Tuesday, September 21, 2021

Emerson, Lake and Palmer - From the Beginning

Keith Emerson began his formal music education at eight years old. Quickly tiring of "playing like Bach," Emerson discovered American free form jazz, particularly that of progressive organist Jack McDuff. After playing in several bands throughout college, where he purchased a Hammond L100 electric piano, Emerson heard that P.P. Arnold, a successful solo R&B singer was looking for a backup band. Emerson formed The Nice, with this intent, though six months later the band began performing on their own. During late 1967, the band opened for Pink Floyd and Jimi Hendrix, often at The Marquee Club, whose dossier included David Bowie and the Lower Third, The Yardbirds, Manfred Mann, The Move and The Small Faces. In January 1968, The Nice traveled to the U.S. returning to Britain just in time for the release of their debut, The Thoughts of Emerlist Davjack (a contraction of the band members' names). They later recorded "America," a work that combined Leonard Bernstein's famous piece from West Side Story, Dvorak's New World Symphony and protest lyrics, making for a complex political statement (as well as a controversial one since Bernstein didn't initially approve). During a King Crimson/Nice show in 1969, Emerson met Crimson's young bass player, Greg Lake, backstage, and after a brief chat, they tentatively decided to form a band.

Greg Lake began his musical tenure when given a guitar by his mother. As a school boy he wrote the song that would later become one of ELP's greatest hits, "Lucky Man." During the late '60s, Lake played in several bands, and one of these, The Shy Limbs, nearly got him killed. The band slept in a van and ate when they could. Lake developed complications from pneumonia and nearly died before his mother intervened and checked him into the hospital.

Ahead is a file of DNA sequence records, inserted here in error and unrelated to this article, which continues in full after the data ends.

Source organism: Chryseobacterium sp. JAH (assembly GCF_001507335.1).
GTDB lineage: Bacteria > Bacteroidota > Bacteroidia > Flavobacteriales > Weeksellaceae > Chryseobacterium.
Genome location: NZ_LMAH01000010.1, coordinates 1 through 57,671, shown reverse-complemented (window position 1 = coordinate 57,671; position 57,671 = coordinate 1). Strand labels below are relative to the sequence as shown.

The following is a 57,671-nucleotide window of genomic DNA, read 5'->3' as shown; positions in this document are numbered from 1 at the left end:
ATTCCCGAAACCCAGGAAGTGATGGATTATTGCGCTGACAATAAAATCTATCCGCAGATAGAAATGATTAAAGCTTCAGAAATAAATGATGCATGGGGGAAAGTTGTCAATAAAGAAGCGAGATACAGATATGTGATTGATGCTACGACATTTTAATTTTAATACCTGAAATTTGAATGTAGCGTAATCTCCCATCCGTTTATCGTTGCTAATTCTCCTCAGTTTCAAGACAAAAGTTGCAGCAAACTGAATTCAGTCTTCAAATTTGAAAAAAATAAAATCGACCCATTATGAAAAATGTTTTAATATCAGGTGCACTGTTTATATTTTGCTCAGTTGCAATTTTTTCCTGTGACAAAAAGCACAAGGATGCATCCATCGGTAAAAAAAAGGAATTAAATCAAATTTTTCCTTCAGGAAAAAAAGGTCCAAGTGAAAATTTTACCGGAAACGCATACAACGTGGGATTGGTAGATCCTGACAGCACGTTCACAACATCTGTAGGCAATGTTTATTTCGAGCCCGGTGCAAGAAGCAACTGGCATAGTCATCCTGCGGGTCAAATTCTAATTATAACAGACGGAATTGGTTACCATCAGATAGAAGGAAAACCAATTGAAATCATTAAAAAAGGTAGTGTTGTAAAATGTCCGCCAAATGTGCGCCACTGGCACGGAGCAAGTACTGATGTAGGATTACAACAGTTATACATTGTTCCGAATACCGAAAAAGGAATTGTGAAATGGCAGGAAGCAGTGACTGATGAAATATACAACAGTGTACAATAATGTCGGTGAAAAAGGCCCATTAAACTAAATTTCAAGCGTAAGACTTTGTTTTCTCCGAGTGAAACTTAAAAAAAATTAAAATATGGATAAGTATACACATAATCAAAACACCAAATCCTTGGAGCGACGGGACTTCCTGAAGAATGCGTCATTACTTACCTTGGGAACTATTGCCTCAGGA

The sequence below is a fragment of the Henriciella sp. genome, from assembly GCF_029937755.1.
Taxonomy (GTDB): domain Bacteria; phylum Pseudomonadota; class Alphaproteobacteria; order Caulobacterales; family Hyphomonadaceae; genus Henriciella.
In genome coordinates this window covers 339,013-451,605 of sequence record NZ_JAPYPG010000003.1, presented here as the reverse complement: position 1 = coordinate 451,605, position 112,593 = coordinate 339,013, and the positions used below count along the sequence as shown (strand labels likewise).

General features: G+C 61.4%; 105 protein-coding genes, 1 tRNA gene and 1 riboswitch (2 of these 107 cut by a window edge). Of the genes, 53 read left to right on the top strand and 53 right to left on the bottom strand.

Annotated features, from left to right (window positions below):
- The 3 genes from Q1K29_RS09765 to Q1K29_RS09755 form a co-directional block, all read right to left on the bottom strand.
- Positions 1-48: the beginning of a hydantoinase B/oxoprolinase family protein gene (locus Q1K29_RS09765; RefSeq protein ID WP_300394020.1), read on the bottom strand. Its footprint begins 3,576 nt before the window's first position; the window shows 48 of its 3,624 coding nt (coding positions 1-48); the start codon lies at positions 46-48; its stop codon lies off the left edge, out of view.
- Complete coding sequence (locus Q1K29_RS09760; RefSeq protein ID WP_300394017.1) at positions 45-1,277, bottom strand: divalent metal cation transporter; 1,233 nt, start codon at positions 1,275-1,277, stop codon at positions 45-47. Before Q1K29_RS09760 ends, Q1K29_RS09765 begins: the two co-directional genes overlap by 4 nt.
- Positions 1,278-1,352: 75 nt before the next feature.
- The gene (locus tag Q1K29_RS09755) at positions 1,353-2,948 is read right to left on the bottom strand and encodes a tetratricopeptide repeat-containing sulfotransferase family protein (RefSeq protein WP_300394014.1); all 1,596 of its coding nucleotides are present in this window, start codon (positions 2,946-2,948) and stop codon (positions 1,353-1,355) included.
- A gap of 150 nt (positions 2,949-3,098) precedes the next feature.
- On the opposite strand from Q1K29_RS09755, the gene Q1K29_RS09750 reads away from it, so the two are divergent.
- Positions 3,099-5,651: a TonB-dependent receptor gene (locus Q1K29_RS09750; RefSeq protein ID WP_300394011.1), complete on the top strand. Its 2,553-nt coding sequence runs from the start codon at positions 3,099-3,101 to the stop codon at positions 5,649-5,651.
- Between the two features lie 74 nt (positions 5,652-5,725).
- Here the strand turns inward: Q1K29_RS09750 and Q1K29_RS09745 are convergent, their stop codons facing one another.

While bassist for The Gods, Lake  caught the attention of Robert Fripp, who was searching for a bassist for King Crimson. Lake sang and played bass on the band's first album, In The Court Of The Crimson King, but Fripp's "tyranny" alienated Lake, who remained with KC just long enough to record Crimson's 2nd album, In The Wake Of Poseidon (as lead singer but not as bassist).

While Emerson and Lake searched for a percussionist, they met Mitch Mitchell, Jimi Hendrix's drummer, who didn't wish to join but endeavored to get Hendrix into the new band. After inviting Carl Palmer, a young drummer from Atomic Rooster and The Crazy World of Arthur Brown, the British Press fantasized about a new band with two virtuosi like Hendrix and Emerson, and speculated the band would be called Hendrix, Emerson, Lake and Palmer or HELP, but Hendrix died in September 1970 before the idea came to fruition.

By October, Emerson, Lake and Palmer released their eponymous debut LP. The newly formed band sounded like a veteran supergroup. Emerson, Lake and Palmer (AM7) represents what happens when the right musicians find each other at the right time. All three fresh from other notable bands, it was a meeting of the gods. The fact that albums like this are given short shrift by rock critics says far more about the dark state of rock criticism than it does about the quality of the music therein. Every second on Emerson, Lake And Palmer's debut LP (with the exception of Palmer's accomplished but somewhat needless drum solo on "Tank") is a triumph, as the group moves effortlessly between the multiverse of rock, jazz and classical before heading into the newly-charted realms of electronica with the Moog. Their sense of ensemble on tracks like "The Barbarian" and "Take A Pebble" is breathtaking. Hearing "Knife Edge" for the first time on KMET in 1974, over a crackly FM transmitter, sent a chill down my spine that has never quite gone away.